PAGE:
|Publication number||US7022107 B1|
|Application number||US 09/670,735|
|Publication date||Apr 4, 2006|
|Filing date||Sep 27, 2000|
|Priority date||Sep 22, 1999|
|Also published as||US6569128|
|Publication number||09670735, 670735, US 7022107 B1, US 7022107B1, US-B1-7022107, US7022107 B1, US7022107B1|
|Inventors||James Christensen, John Krug|
|Original Assignee||Advanced Infusion, Inc.|
|Export Citation||BiBTeX, EndNote, RefMan|
|Patent Citations (12), Referenced by (28), Classifications (12), Legal Events (4)|
|External Links: USPTO, USPTO Assignment, Espacenet|
This is a continuation-in-part of U.S. patent application Ser. No. 09/400,579 filed Sep. 22, 1999. The present invention generally relates to a liquid dispensing device, and more particularly, to an infusion pump having a pressure regulator for delivering fluid from the infusion pump at a constant pressure.
A number of prior publications describe methods for regulating the pressure of a fluid delivered from a drug infusion pump incorporating a flow restrictor. Regulation of the fluid pressure is necessary since the flow rate through a flow restrictor of a drug delivered to a patient is directly proportional to the pressure of the fluid across the restrictor.
Depending on the method used to pressurize the fluid within a drug infusion pump, various methods have been employed to provide a uniform delivery pressure from the pump. U.S. Pat. No. 3,993,069 to Buckles, et al, discusses an improvement in making elastomeric bladders for liquid dispensers. The bladders are inflated by filling with the liquid to be delivered. By refining the formulation of the polyisoprene elastomer used to form the bladder which pressurizes the fluid, and by controlling the deflated and inflated geometries of the bladder, they are able to achieve a pressure constant to within ±10% during discharge of about 90% of the bladder contents. Any deviation to either the formulation or geometry would result in a greater pressure variation. The outer configuration of this pump is generally restricted to the configuration of the freely inflated bladder (sausage shaped).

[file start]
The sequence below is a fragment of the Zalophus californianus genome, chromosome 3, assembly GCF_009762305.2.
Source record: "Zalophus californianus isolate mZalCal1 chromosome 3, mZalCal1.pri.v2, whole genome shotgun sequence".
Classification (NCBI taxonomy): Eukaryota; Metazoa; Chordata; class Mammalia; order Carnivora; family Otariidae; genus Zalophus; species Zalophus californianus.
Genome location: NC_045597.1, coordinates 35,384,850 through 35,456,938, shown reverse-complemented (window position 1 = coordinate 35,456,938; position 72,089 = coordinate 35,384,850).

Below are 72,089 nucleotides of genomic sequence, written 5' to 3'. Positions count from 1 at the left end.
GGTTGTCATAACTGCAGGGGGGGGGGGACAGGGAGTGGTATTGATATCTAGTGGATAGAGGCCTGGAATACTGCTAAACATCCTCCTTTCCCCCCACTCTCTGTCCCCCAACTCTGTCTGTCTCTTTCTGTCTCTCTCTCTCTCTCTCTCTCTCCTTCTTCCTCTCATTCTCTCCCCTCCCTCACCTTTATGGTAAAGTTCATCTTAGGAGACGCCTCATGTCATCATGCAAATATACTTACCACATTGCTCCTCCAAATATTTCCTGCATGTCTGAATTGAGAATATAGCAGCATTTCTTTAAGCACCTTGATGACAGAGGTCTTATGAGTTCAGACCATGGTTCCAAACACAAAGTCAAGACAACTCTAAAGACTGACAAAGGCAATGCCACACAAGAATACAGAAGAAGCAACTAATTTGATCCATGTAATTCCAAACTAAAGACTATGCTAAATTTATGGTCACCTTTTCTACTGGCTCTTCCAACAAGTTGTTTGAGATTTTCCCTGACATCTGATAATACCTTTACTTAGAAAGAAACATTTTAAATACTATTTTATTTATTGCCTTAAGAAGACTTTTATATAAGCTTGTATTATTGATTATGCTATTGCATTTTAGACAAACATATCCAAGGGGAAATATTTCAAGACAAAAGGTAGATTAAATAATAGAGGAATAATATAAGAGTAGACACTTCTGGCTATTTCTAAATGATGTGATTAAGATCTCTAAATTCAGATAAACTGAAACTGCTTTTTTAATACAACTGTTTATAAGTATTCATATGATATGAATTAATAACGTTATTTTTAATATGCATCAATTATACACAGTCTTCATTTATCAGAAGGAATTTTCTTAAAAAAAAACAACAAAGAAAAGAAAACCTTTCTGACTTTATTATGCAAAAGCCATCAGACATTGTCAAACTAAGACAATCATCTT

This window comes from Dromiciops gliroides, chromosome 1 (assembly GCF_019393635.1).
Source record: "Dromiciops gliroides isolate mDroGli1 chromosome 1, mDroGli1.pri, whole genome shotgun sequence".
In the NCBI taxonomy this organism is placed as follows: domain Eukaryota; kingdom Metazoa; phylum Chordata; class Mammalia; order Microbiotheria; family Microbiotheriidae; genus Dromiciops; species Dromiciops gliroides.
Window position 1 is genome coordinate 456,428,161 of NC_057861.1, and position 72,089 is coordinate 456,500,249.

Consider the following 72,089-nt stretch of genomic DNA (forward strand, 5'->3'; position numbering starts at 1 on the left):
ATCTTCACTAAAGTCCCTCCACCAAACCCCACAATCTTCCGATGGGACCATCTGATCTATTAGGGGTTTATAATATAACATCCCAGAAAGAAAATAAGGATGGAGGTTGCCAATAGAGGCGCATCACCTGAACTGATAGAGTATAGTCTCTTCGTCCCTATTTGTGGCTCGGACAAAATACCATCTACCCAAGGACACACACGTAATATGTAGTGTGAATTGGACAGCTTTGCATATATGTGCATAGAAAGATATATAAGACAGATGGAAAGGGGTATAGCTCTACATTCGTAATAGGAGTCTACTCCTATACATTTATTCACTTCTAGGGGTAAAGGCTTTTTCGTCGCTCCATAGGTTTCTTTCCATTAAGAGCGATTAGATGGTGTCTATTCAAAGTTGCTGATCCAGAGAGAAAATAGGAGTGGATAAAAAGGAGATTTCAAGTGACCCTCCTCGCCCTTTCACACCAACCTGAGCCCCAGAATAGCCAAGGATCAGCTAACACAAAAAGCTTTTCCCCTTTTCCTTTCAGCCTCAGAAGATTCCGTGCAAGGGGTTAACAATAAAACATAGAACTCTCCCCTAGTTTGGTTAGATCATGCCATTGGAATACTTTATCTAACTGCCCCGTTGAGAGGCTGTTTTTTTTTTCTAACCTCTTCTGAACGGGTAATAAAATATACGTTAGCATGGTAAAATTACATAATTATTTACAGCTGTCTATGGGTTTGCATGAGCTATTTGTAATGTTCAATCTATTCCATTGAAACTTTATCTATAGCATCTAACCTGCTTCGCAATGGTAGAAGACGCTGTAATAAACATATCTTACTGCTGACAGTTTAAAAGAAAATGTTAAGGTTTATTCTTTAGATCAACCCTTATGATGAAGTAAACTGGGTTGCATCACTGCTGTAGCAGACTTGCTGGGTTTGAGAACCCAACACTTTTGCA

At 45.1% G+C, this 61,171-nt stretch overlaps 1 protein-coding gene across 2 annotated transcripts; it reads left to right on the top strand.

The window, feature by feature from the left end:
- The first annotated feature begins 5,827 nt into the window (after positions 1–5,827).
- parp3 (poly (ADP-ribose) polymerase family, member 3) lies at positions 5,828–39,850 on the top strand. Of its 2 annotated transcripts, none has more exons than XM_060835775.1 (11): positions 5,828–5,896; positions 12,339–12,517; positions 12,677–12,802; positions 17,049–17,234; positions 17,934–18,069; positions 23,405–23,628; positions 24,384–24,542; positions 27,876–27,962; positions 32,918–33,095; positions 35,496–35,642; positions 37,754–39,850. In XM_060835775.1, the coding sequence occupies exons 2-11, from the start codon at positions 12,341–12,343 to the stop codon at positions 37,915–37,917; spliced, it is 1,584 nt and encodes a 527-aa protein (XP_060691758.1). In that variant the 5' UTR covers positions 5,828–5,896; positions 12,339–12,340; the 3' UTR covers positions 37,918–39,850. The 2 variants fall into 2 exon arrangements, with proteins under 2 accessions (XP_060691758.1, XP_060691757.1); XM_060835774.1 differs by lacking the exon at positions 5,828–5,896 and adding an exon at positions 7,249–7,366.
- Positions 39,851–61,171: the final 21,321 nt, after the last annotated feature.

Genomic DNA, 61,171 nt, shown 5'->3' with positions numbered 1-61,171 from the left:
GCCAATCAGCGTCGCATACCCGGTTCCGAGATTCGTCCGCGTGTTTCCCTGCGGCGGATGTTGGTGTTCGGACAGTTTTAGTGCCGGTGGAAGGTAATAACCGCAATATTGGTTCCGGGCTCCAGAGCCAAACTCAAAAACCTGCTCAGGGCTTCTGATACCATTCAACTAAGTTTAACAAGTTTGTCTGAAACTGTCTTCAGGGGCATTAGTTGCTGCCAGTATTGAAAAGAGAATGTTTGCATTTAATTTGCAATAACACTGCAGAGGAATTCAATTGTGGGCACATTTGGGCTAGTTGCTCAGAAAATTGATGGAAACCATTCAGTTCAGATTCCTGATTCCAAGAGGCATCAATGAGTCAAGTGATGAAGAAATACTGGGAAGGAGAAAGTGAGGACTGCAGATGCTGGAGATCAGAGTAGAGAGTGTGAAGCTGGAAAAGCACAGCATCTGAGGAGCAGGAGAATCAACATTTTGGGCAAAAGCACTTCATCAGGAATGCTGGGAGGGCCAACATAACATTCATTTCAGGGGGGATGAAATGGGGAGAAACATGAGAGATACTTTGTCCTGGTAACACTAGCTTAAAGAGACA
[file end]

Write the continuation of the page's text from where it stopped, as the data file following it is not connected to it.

Although a ±10% pressure variation is acceptable for some applications, when it is combined with the variation occurring from other components of the infusion pump, in particular the flow restrictor, the overall flow rate variation can approach unacceptable levels. In addition, the restrictions on the geometry of the bladder in order to achieve uniform pressure, severely limits the design of the drug infusion pump.
U.S. Pat. No. 5,080,652 to Suncoff, et al, discusses another methodology to achieve a relatively uniform delivery pressure. Multiple elastic membranes are used which expand into a spherical configuration to maintain relatively constant pressure on the liquid contained within. Although this design may achieve a relatively uniform pressure over a portion of the expansion range, there are still areas of significant pressure variation especially during the first portion of the inflation. Furthermore, there is a significant variation in the pressure achieved inside all elastomeric chambers over time as the elastomeric material stress relaxes. Within hours the pressure can degrade in elastic chambers made of latex, isoprene, silicone, and other elastomeric materials. This pressure relaxation can approach 50% in elastomeric chambers that are inflated for a day. Since liquids are pressurized in these chambers for periods greater than a day the pressure decay over time becomes significant.